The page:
Selenium- or vitamin E-related gene variants, interaction with supplementation, and risk of high-grade prostate cancer in SELECT.

Epidemiological studies and secondary analyses of randomized trials supported the hypothesis that selenium and vitamin E lower prostate cancer risk. However, the Selenium and Vitamin E Cancer Prevention Trial (SELECT) showed no benefit of either supplement. Genetic variants involved in selenium or vitamin E metabolism or transport may underlie the complex associations of selenium and vitamin E.

We undertook a case-cohort study of SELECT participants randomized to placebo, selenium or vitamin E. The subcohort included 1,434 men; our primary outcome was high-grade prostate cancer (N=278 cases, Gleason 7 or higher cancer). We used weighted Cox regression to examine the association between SNPs and high-grade prostate cancer risk. To assess effect modification, we created interaction terms between randomization arm and genotype and calculated log likelihood statistics.

We noted statistically significant (p<0.05) interactions between selenium assignment, SNPs in CAT, SOD2, PRDX6, SOD3, and TXNRD2 and high-grade prostate cancer risk. Statistically significant SNPs that modified the association of vitamin E assignment and high-grade prostate cancer included SEC14L2, SOD1, and TTPA. In the placebo arm, several SNPs, hypothesized to interact with supplement assignment and risk of high-grade prostate cancer, were also directly associated with outcome.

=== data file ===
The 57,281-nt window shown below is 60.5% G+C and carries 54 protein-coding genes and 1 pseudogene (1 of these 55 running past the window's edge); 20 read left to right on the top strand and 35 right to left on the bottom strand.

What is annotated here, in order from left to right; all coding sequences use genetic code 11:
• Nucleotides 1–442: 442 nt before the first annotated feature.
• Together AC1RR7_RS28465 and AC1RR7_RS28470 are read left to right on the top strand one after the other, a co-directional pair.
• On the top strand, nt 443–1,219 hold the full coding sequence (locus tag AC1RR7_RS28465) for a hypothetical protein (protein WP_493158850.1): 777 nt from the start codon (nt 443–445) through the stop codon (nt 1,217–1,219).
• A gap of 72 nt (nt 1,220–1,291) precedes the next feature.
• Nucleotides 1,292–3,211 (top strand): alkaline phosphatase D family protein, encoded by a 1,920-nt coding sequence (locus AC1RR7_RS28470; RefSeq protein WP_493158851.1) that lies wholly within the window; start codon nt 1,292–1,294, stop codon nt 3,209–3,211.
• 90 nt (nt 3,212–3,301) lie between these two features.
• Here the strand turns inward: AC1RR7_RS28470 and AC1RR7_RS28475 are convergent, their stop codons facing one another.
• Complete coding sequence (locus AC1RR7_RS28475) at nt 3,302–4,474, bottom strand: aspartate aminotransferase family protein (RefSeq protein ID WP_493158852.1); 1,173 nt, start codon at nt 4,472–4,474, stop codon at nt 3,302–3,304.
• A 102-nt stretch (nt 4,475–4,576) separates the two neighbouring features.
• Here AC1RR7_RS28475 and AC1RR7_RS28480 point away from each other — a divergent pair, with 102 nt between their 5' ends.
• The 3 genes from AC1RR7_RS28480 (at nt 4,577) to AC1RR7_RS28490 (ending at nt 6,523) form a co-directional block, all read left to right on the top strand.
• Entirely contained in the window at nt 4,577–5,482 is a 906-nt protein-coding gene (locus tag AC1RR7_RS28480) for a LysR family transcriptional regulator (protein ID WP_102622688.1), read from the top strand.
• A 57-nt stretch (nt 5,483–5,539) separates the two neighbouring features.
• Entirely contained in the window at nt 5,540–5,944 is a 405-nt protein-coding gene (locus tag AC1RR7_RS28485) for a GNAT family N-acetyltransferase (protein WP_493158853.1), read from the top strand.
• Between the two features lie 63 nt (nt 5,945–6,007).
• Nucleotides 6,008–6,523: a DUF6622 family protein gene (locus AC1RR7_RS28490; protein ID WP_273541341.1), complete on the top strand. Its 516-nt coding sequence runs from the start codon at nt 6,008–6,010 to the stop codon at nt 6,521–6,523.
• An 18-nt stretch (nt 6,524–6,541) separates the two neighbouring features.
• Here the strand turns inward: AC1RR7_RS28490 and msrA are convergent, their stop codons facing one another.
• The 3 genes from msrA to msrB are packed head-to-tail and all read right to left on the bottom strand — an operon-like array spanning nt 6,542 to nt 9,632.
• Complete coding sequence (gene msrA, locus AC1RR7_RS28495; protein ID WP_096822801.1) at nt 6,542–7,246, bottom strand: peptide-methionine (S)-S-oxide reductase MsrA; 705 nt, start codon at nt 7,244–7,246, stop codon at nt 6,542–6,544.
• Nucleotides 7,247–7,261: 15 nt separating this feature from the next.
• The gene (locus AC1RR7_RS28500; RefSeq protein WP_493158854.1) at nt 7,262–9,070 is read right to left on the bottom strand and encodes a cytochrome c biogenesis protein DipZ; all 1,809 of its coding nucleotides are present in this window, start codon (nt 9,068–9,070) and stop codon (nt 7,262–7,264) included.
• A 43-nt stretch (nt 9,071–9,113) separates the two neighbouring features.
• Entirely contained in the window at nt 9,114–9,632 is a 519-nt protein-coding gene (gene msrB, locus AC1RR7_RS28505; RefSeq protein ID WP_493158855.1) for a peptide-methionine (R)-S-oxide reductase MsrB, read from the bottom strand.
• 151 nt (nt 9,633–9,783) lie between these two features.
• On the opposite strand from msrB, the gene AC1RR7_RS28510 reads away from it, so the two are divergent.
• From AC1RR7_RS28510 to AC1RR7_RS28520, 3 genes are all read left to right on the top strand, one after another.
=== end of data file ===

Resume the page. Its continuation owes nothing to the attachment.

Variants in selenium and vitamin E metabolism/transport genes may influence risk of overall and high-grade prostate cancer, and may modify an individual man's response to vitamin E or selenium supplementation with regards to these risks.

The effect of selenium or vitamin E supplementation on high-grade prostate cancer risk may vary by genotype.

Cancer epidemiology, biomarkers & prevention : a publication of the American Association for Cancer Research, cosponsored by the American Society of Preventive Oncology. 2016 May 06 [Epub ahead of print]

June M Chan, Amy K Darke, Kathryn L Penney, Catherine M Tangen, Phyllis J Goodman, Gwo-Shu Mary Lee, Tong Sun, Sam Peisch, Alex M Tinianow, James M Rae, Eric A Klein, Ian M Thompson, Philip W Kantoff, Lorelei A Mucci

Epidemiology & Biostatistics and Urology, University of California, San Francisco ., Fred Hutchinson Cancer Research Center., Channing Division of Network Medicine, Department of Epidemiology, Brigham and Women's Hospital/Harvard Medical School, Harvard T.H. Chan School of Public Health., Southwest Oncology Group Statistical Center, Fred Hutchinson Cancer Research Center., Southwest Oncology Group Statistical Center., Department of Medical Oncology, Dana-Farber Cancer Institute and Harvard Medical School., Department of Medical Oncology, Dana-Farber Cancer Institute and Harvard Medical School., Brigham and Women's Hospital/Harvard Medical School., Epidemiology, Harvard T.H. Chan School of Public Health., University of Michigan Cancer Center., Glickman Urological and Kidney Institute, Cleveland Clinic., Department of Urology, University of Texas Health Sciences Center San Antonio., Department of Medical Oncology, Dana-Farber Cancer Institute and Harvard Medical School., Epidemiology, Harvard T.H. Chan School of Public Health.